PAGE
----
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Are concerns about Barclays Center liquor license "entitled neighborhood grievance"? Times columnist doesn't look closely enough

Ginia Bellafante's Big City column yesterday in the New York Times Metropolitan section, The Neighborhood Drinking Problem, raised the question: "Should we think harder about drinking as a matter of urban policy?"

And in getting to her prime example--the threat in Corona, Queens, where working-class single male immigrants face a plethora of bars--the writer took an uninformed swipe at the arguments over the Barclays Center liquor license.

Bellafante wrote:
The problem with modern-day temperance initiatives in New York — beyond the obvious risk of their seeming hoary in a place where a wine bar provides the ultimate imprimatur of gentrification — is that they so often take the form of entitled neighborhood grievance. Recently in Chelsea, residents protested the potential opening of a gastro pub that had the well-known club owner Amy Sacco attached...

In the same vein, this month, Brooklyn Speaks, an amalgamation of civic organizations and community groups concerned about the development at Atlantic Yards, drew up a petition calling on the State Liquor Authority to end alcohol sales at the Barclays Center arena no later than 10 p.m. The group worried that drinking at the stadium could linger on until 4 a.m., even though no amount of N.B.A. overtime — or encores at a Bon Jovi concert, for that matter — would ever likely last that long. (The group was seeking to end drinks sales at basketball games at half time; at Madison Square Garden, they are permitted until the beginning of the fourth quarter.)

These outcries, however warranted, have received far more attention than the existing threat to civic and social life elsewhere.
Looking more closely

It's not unreasonable to point to Corona, but to consider qualms about the Barclays Center liquor license "entitled neighborhood grievance" (yet "however warranted") is to not have looked closely enough.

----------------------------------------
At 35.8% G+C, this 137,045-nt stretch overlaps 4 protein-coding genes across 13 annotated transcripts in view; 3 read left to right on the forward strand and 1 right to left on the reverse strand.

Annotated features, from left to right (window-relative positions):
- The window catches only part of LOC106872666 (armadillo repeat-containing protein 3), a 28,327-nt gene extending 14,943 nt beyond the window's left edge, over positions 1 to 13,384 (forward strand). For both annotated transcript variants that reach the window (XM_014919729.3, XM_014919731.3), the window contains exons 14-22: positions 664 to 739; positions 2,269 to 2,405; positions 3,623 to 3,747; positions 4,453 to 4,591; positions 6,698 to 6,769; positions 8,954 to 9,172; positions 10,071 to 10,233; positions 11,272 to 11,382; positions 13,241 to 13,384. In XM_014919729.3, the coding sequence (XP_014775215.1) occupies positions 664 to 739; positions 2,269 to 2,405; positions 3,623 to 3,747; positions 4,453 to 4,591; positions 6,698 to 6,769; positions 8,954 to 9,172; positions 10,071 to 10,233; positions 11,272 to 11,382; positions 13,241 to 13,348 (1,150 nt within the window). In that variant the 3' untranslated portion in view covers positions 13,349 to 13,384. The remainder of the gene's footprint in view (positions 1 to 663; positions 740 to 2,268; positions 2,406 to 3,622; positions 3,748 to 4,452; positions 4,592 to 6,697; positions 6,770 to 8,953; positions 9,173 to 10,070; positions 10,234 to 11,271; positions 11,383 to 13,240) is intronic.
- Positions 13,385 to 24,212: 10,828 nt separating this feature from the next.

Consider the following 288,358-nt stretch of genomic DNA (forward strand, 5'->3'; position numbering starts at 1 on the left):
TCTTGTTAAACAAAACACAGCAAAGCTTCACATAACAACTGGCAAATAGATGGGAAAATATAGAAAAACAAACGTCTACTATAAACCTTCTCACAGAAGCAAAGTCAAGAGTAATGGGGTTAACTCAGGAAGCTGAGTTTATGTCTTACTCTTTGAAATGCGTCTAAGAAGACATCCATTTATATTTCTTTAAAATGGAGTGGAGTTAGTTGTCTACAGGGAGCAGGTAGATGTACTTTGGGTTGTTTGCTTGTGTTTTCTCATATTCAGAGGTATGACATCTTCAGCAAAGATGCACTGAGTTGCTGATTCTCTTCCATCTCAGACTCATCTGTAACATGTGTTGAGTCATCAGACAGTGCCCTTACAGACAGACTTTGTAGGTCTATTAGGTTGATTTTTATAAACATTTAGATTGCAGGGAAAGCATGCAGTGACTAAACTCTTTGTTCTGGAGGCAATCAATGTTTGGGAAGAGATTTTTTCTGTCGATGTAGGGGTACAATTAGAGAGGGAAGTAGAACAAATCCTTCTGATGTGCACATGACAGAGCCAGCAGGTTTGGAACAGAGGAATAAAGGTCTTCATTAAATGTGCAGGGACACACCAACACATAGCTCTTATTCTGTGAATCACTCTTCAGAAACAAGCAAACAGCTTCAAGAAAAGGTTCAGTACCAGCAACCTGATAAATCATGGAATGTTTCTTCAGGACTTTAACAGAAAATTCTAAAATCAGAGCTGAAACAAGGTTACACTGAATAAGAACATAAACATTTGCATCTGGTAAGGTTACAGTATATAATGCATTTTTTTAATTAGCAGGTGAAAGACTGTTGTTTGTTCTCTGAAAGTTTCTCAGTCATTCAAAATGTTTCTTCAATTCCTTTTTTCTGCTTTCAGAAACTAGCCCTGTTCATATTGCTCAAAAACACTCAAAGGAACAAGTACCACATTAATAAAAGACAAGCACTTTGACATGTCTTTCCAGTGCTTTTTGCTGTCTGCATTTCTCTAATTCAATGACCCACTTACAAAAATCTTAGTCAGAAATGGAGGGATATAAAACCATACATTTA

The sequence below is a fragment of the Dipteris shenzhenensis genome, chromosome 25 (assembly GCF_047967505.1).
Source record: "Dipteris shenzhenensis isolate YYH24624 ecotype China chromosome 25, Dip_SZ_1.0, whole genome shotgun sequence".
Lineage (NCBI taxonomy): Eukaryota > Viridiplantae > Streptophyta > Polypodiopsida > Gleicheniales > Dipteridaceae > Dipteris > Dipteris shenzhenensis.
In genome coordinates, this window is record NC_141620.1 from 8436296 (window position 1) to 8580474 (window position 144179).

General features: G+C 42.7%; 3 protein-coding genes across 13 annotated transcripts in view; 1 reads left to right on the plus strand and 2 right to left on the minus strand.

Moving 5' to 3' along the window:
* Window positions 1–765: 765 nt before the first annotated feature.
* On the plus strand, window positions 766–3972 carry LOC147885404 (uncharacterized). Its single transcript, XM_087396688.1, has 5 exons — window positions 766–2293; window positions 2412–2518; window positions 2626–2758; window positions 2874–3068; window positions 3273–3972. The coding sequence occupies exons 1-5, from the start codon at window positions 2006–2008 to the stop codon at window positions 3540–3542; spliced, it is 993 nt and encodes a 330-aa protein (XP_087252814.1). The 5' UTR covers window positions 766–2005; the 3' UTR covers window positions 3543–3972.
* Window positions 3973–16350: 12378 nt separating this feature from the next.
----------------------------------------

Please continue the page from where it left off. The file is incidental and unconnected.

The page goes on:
Indeed, as one commenter on the article observed, the arena operator "has REQUESTED that drinks be served at its establishment until 4 am. It's not an idle idea floating out there as your article implies."

And, as BrooklynSpeaks points out, liquor sales after 9:30 pm are banned at Wrigley Field in Chicago. That's because Wrigley is ensconced in a residential neighborhood.

The Brooklyn arena would be not be as enveloped in a residential neighborhood--after all, its western flank points to the intersection of wide Atlantic and Flatbush avenues--but it is certainly encroaching on it, with row houses and residences to the south and east.

In other words, it's not Madison Square Garden, which follows the NBA rule of ending drinking after the third quarter. (That was instilled after an ugly brawl.) Nor has the arena released a Code of Conduct.

Having visited arenas in many cities, I'd say that no NBA arena will abut a residential neighborhood as closely as the Barclays Center. So it's not unreasonable--not "entitled neighborhood grievance," not "die-hard opponents," to quote more misguided Times coverage--to argue for additional restrictions on alcohol sales.

Pending license applications

As noted in the document at bottom, the applicants seek 52 separate licenses from the State Liquor Authority. Click to the SLA site to see such distinctions as:
  • CHAIRMANS CLUB
  • PORTABLE SAUSAGES & BAR
  • SPECIALTY HOT DOG, BEER ONLY; LEVEL 6
  • GRILL, BEER ONLY; LEVEL 4
  • PORTABLE DRAFT BEER; LEVEL 6
The most detailed document is the main bar license:


On the LIRR

Also note Patch's report that "[p]assengers will no longer be able to carry alcoholic beverages—opened or unopened—onto trains leaving Atlantic Terminal and Penn Station on Saturday and Sunday between midnight and 5 a.m." Nor will they be allowed to have alcohol on any LIRR trains during those hours.

While the policy change--which follows two incidents in March in which drunken passengers attacked conductors--would affect those leaving the Barclays Center arena, Patch says there doesn't seem to be a connection.

The news, however, is a reminder that, unlike those coming to the arena by public transit, those taking the LIRR can arrive already liquored up. I've seen a lot of drinking on LIRR and Metro-North trains during my time.

From the State Liquor Authority
Barclays Center Liquor License Applications

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